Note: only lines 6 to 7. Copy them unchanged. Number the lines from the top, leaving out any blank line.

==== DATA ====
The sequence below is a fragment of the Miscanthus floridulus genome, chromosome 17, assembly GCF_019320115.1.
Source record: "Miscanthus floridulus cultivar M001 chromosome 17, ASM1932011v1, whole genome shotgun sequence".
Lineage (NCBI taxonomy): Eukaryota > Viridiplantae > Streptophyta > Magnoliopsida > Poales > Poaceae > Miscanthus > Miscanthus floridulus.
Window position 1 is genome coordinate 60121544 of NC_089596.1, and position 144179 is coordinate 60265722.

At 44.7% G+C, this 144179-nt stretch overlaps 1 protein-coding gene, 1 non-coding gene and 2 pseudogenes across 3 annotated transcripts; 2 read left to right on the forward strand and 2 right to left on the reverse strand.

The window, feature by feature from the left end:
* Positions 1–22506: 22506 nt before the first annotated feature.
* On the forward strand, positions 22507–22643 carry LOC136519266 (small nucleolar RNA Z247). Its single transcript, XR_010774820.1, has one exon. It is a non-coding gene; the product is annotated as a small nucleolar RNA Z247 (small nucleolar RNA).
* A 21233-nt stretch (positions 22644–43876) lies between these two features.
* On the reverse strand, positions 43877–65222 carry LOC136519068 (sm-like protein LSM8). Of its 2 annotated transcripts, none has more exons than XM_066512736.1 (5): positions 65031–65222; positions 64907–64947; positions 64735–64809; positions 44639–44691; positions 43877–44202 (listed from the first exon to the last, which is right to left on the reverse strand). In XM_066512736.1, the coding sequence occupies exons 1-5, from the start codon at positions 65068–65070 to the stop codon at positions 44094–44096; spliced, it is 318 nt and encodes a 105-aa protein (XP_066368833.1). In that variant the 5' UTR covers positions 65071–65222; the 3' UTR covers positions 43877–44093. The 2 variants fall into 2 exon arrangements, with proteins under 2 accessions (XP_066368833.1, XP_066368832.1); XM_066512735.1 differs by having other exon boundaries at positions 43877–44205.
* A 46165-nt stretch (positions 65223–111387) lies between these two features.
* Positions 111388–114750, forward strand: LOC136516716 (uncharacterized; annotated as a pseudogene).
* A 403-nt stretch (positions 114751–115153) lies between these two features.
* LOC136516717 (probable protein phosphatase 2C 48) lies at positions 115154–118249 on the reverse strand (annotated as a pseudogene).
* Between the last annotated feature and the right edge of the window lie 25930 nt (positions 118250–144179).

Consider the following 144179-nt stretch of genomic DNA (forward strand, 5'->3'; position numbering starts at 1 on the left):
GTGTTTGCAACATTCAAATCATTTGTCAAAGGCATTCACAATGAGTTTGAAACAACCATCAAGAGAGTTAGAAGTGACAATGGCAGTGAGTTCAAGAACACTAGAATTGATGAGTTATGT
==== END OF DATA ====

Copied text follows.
The window, feature by feature from the left end:
* Positions 1–22506: 22506 nt before the first annotated feature.